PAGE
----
Sponsored Link

スポンサーサイト

上記の広告は1ヶ月以上更新のないブログに表示されています。
新しい記事を書く事で広告が消せます。
Bookmark and Share

Sharaku / Ukiyoe

File:Toshusai Sharaku- Otani Oniji, 1794.jpg
(Otani Oniji II, dated 1794. The Kabuki actor Otani Oniji II in the role of Yakko (manservant))

Tōshūsai Sharaku (東洲斎 写楽, active 1794 - 1795) is widely considered to be one of the great masters of the woodblock printing in Japan. Little is known of him, besides his ukiyo-e prints; neither his true name nor the dates of his birth or death are known with any certainty. His active career as a woodblock artist seems to have spanned just ten months in the mid-Edo period of Japanese history, from the middle of 1794 to early 1795.
File:SharakuTwoActors.jpg
(The two Kabuki actors Bando Zenji and Sawamura Yodogoro; 1794, fifth month)

One theory claims that Sharaku was not a person, but a project launched by a group of artists to help a woodblock print house that had aided them. In this theory, the name Sharaku is taken from sharakusai, "nonsense," and is an inside joke by the artists, who knew that there was no actual Sharaku. The rapidly changing style that Sharaku utilized, with four distinct stylistic changes in his short career, lends credibility to this claim. It was also common for woodblock prints of this time to involve anywhere from five to ten or more artisans working together. However, it seems unlikely that none of them would reveal Sharaku's true identity, or otherwise leave some information about Sharaku behind.
http://www.nhk-p.co.jp/tenran/img/sharaku_3.jpg

Another speculation associates Sharaku with the great ukiyo-e master Katsushika Hokusai. This explanation stems from Hokusai's disappearance from the art world between the years of 1792 and 1796, the period that Sharaku's work began to appear. Beyond giving a reason for Hokusai's absence from the Edo art scene during this time the theory has little evidence.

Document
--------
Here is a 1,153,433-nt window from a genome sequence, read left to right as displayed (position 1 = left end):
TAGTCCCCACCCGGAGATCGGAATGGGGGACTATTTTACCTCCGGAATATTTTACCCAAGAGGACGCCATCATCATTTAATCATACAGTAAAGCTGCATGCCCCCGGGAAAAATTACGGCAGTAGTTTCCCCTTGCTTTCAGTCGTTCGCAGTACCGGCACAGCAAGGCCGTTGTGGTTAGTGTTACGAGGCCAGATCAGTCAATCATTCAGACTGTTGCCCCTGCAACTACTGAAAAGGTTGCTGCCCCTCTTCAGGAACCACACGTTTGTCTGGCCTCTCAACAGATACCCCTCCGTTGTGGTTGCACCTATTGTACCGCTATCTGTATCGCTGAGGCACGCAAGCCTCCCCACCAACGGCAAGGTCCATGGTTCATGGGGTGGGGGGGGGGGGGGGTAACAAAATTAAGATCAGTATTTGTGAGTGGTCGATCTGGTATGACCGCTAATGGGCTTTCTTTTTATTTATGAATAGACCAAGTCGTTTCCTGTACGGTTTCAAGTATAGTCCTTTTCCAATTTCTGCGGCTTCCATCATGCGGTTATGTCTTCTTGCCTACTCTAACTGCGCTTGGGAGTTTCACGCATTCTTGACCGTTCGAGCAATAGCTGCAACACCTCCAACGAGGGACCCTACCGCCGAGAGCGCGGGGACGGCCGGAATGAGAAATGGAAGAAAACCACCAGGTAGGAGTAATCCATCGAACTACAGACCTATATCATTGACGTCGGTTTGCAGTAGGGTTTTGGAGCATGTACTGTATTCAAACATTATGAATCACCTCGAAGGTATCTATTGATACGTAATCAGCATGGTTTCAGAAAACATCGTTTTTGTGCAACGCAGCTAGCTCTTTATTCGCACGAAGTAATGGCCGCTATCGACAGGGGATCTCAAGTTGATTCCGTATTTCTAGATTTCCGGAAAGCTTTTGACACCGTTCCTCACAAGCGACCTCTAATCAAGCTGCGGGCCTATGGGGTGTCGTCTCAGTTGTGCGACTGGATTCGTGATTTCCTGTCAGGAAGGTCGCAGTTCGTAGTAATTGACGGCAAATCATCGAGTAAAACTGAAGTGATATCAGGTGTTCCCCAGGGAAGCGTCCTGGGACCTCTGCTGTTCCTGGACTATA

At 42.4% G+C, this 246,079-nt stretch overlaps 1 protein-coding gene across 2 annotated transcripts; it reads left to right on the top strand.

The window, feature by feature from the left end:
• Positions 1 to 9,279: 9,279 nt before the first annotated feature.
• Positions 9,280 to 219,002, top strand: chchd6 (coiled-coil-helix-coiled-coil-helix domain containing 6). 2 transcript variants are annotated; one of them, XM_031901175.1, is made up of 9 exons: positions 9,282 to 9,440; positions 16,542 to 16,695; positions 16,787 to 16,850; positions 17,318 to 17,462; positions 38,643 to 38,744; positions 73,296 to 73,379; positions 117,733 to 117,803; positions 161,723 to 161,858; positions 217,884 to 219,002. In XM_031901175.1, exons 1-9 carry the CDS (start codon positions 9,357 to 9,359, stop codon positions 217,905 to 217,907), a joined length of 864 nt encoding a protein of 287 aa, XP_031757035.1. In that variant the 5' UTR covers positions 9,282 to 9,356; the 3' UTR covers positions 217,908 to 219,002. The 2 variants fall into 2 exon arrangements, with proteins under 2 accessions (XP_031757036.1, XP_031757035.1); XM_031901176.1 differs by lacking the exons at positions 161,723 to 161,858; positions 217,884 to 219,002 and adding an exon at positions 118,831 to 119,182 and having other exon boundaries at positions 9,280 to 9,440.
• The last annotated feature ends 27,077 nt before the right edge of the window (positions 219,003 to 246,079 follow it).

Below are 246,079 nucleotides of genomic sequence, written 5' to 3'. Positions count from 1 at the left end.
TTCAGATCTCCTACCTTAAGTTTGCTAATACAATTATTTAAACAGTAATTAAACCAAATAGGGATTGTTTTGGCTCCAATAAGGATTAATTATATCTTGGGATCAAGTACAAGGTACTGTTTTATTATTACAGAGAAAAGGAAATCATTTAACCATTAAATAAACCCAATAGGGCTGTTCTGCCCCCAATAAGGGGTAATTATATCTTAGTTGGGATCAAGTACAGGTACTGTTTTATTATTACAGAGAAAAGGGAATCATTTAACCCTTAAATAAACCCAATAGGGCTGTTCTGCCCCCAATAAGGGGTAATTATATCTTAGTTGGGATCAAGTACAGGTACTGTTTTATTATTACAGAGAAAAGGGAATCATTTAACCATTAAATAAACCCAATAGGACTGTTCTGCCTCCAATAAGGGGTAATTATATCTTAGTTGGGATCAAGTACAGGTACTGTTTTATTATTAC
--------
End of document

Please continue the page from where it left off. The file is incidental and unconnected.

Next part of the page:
Regarding his abrupt disappearance, one conjecture is that his master was unhappy with his retainer's association with the demimonde of the kabuki theatre, instead of the more refined Noh theatre which the master supported. There is no evidence supporting or refuting this.
http://1.bp.blogspot.com/_7b1rfJObwq0/S0_GNQoK4pI/AAAAAAAADvo/X33rBgCKFoI/s400/Sharaku+12.jpg

A headman of Kanda area in Edo named Saitō Gesshin (斎藤月岑, 1804-1878) wrote in his supplementary ukiyoe handbook that Sharaku was a Noh actor named Saitō Jurōbei (斎藤十郎兵衛, 1763?-1820). However, as research progressed, the existence itself of Saitō Jurōbei had become doubtful. A Noh actor, usually of samurai rank, would have documents proving his origin, the name of Saitō Jurōbei was not identified in any directory.
http://www.csse.monash.edu.au/~jwb/ukiyoe/sharaku2.jpg

Therefore, numerous hypothesis and opinions have come out for a while who Sharaku was, such as an anonymous prominent ukiyo-e painter, or a publisher Tsutaya Jūzaburō, or if "Sharaku" was the name of a ukiyo-e project by a group of artists, etc.
However in recent years, the existence of a Saitō Jurōbei was recognized in documents that were discovered in Saitama prefecture, which lends more credence to the Saitō Jurōbei hypothesis.

By TS on Jun 23, 2011
スポンサーサイト
Bookmark and Share

tag : Ukiyoe

コメントの投稿

Secre

Twitter
Category
Sponsored Link
Sponsored Link
The Latest Articles
Monthly Archives
Sopnsored Link
Blogroll
Sponsored Link
Link List
Free Area
Link Area
http://www.wikio.com
Counter
ONLINE Counter
現在の閲覧者数:
Ranking
Latest Comments
Latest Trackback
全記事表示リンク

全ての記事を表示する

Profile

T. SATOH

Author:T. SATOH
FC2ブログへようこそ!

RSSリンクの表示
QRコード
QRコード
上記広告は1ヶ月以上更新のないブログに表示されています。新しい記事を書くことで広告を消せます。